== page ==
Readers know that we seasonally, and sometimes plain impulsively, change the image on our header. Some find those old images a little too cutesy and sentimental, but I think they are part of what we are. I love the details of 19th C life.
Of course, when Currier and Ives produced their images they were making contemporary illos and would never have dreamed of their ongoing appeal.
Tuesday, November 29. 2011
I'm not a big fan of religious exhibitions in public venues. I'm not opposed to them, I'm not critical of seeing a prayer circle after a game, or a player thanking God for divine intervention. That's what the player wants to believe? Fine. My issue is really one that relates to this - if God is helping the winning team, then what's He doing for the losing team? Are they just not strong enough believers? Did they not say the right prayers or did they not make the correct sacrifices? It's not really a strong argument to say "God allowed/helped me to win" because it presumes God didn't allow or help those on the losing side.
God gives each of us abilities, and how we use them is what determines how well we do at sports, work, home life, etc. Beyond that, God doesn't intervene much, in my view. If I start using drugs and begin to play poorly on the field, did "God allow/help me to use drugs"? I don't think so.
It's a sword that cuts both ways, and in the end it's a personal decision relating to how you choose to use your God-given talents that determines whether you're a winner or loser. When you're playing for the championship against another believer, then it comes down to your mental toughness. Another God-given talent, one which can be developed and improved (just as any God-given talent can).
Continue reading "Tim Tebow and Religion in Sports"
Danny Bloom is an American expatriate enjoying his cyberholic life in Taiwan. He writes:
Being myself a lover of Amazing Grace, I was skeptical.........until I listened to this. Wonderful. The lyrics are at the above link.
Bitter or disappointed about life? Shamed by your life? It's because you believed the rainbow pony BS
"We created a group of self-entitled monsters." Hey youths, this is for you. Hey, OWSers, this is for you, too. Adam Carolla tells it like it is (language not entirely SFW, and h/t, SDA):
"Life is difficult." That book did me a lot of good, a few years ago. Got me into a little therapy, changed my life for the better, helped me realize that I was my biggest obstacle in getting on with life. Corny as it sounds, that empowered me. Shrink told me that there was nothing wrong with me except for being a "blaming and excuse-making a-hole" and I had to get my shit together, quit blaming and making self-flattering excuses, and take charge of my life like an adult who was willing to deal with reality instead of fantasies. Mean SOB was spot on. That's why I am, at present, having a very good life in New York City.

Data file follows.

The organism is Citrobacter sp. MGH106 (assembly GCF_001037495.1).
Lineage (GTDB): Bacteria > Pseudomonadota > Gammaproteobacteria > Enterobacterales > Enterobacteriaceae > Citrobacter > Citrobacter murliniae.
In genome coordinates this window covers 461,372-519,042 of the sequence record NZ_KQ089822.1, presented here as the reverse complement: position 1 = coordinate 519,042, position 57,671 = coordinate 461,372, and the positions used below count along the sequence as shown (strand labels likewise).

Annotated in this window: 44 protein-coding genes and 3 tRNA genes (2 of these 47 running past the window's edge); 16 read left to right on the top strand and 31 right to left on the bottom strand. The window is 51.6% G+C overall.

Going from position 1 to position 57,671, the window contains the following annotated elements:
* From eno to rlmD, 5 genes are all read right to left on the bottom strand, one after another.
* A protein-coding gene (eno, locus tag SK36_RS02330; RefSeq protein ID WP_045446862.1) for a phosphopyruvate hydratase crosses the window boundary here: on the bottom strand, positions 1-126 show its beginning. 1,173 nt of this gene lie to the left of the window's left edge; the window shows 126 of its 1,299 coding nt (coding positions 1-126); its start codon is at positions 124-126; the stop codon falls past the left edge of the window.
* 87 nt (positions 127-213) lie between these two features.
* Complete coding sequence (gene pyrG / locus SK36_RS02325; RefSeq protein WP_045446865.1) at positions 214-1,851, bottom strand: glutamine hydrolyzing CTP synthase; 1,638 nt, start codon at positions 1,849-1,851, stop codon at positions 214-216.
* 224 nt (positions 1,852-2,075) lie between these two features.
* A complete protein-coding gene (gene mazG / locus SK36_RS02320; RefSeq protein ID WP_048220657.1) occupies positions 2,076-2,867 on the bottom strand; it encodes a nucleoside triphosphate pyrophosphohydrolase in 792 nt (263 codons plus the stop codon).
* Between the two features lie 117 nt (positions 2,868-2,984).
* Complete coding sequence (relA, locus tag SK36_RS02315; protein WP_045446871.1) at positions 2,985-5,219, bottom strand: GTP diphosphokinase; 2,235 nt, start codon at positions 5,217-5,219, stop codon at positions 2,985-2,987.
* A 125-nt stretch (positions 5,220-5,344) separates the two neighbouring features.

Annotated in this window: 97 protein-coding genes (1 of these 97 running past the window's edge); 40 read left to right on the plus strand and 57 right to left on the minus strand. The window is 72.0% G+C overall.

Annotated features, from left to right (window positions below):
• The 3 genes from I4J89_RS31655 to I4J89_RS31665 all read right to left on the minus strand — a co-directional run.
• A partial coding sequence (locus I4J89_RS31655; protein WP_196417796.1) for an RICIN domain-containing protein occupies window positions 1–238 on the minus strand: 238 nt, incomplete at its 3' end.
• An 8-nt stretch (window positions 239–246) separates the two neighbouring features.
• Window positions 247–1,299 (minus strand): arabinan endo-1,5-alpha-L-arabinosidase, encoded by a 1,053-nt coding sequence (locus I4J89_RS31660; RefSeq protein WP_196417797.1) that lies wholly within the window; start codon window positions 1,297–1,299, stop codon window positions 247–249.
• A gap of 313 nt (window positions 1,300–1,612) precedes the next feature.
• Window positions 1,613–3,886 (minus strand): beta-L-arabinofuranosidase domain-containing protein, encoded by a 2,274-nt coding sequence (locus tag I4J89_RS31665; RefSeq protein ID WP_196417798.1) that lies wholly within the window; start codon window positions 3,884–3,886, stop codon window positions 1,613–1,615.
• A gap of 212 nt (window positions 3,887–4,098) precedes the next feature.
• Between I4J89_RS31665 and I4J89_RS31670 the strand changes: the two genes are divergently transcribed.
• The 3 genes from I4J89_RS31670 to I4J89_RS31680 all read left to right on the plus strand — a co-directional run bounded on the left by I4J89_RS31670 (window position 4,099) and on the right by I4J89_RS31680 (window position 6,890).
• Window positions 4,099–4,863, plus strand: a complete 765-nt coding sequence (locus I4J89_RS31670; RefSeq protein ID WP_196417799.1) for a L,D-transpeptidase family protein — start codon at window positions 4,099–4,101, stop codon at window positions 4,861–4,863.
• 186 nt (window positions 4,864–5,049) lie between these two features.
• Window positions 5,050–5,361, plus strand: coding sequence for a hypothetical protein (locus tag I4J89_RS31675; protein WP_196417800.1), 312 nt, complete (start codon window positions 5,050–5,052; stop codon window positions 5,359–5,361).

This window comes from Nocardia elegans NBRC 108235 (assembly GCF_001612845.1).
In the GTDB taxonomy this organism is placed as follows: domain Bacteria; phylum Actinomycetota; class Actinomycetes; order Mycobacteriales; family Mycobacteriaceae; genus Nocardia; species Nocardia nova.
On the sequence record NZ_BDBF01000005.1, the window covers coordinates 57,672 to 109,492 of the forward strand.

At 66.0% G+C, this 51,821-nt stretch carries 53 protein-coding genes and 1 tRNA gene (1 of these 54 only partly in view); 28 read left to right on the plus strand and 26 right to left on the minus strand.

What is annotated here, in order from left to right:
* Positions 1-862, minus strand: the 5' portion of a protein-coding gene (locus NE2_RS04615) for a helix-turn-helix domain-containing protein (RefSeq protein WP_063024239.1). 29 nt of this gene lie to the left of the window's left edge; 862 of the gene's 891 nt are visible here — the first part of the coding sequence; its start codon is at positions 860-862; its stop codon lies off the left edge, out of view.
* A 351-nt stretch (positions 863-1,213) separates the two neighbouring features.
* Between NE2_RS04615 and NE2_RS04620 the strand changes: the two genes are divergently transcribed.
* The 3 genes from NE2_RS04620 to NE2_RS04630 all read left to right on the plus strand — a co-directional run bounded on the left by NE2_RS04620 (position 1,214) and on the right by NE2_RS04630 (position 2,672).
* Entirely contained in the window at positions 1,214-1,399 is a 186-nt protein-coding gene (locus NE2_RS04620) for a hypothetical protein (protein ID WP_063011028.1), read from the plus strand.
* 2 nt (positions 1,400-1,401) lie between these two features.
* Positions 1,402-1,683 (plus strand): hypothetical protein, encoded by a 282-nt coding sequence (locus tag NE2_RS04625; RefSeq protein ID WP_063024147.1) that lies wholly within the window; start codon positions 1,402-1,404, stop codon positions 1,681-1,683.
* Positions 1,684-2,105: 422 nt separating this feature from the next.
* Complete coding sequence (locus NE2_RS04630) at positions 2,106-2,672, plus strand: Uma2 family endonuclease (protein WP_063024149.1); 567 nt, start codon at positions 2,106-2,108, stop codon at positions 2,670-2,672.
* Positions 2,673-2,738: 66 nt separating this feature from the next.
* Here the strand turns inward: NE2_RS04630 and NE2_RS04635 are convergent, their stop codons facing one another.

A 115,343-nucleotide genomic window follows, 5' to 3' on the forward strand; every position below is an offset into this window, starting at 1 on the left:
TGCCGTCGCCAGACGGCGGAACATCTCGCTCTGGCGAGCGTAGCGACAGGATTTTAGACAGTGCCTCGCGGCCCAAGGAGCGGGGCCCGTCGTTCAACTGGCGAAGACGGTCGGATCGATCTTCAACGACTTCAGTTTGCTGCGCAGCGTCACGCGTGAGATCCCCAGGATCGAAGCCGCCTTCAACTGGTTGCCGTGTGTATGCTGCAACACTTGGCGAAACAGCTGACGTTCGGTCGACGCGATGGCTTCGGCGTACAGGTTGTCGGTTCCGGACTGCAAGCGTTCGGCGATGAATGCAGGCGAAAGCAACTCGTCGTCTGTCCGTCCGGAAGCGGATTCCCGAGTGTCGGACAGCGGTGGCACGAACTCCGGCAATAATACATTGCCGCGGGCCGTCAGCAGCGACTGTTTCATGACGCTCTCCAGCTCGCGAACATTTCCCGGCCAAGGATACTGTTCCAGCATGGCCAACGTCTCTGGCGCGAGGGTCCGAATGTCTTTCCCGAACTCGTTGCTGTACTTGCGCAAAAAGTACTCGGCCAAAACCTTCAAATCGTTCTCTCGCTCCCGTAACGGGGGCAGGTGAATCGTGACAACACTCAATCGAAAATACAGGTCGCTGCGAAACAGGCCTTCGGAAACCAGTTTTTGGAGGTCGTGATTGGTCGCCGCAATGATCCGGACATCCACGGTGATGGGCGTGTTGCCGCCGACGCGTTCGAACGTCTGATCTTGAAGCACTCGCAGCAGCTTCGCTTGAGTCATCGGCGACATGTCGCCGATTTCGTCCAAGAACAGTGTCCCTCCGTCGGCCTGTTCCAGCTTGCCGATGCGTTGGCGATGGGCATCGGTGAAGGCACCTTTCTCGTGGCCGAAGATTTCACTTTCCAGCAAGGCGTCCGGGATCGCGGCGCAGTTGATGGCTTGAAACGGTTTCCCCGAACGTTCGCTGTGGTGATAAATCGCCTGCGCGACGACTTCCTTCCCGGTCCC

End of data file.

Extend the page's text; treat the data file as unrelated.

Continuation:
It is also why I don't do the morning posts here anymore. I am grandfathered in, to post whatever I want, whenever I want.
Those greedy 1%ers (household AGI $350,000 and up) are Hollywood and Broadway actors, rock and hip-hop stars, sports stars, popular writers, entrepreneurs, TV people, fancy restaurant owners, artists, theater impresarios, prosperous small business owners, some accountants and portfolio managers, opera stars, the CEOs of big businesses, neurosurgeons, plastic surgeons, and some other high-income medical specialists, NYT columnists, college presidents, retired politicians, law partners, real estate magnates, and a few high-level investment bankers.
Not exactly an evil bunch of people. I plan to join that crowd, at least for a while. How many people are permanently in that group? Very few, I suspect. Careers rise and fall, which is why people need to save a little of their money while making sure to fully enjoy and make good use of the rest.
Read it. HuffPo, working on the envy meme: U.S. Income Inequality: Top 1 Percent Take Home 24 Percent Of U.S. Income. The economic ignorance, or feigned ignorance, is astonishing. There is no set "pie:" the pie is infinitely expandable. It's is called "Growth in GDP." Wealth can be created out of thin air, out of effective, creative, and unique qualities of work and investment. The Rolling Stones, on their next final tour, do not "take" their greedy % of American income. Those old boys earn it.
All the same, Krugman has it all figured out: Tax the Rich
Photo: Bob Dylan, one of the 1%ers.
Durban Climate Conference: The Dream Fades
Sheesh. We needed this story before Halloween.
George Will: Privatize the nation’s mail delivery
Jack Kelly's Odious Occupiers:
Boom towns: the NYT is upset with growth and prosperity. Mead's The Forgotten Look of Prosperity
From Roger's The Opium of the Intellectuals:
Obama and Liberal Intelligentsia Shed Dignity Ahead of 2012 Election - While the President dithers and hides, media enablers plead for votes from his disappointed ’08 supporters.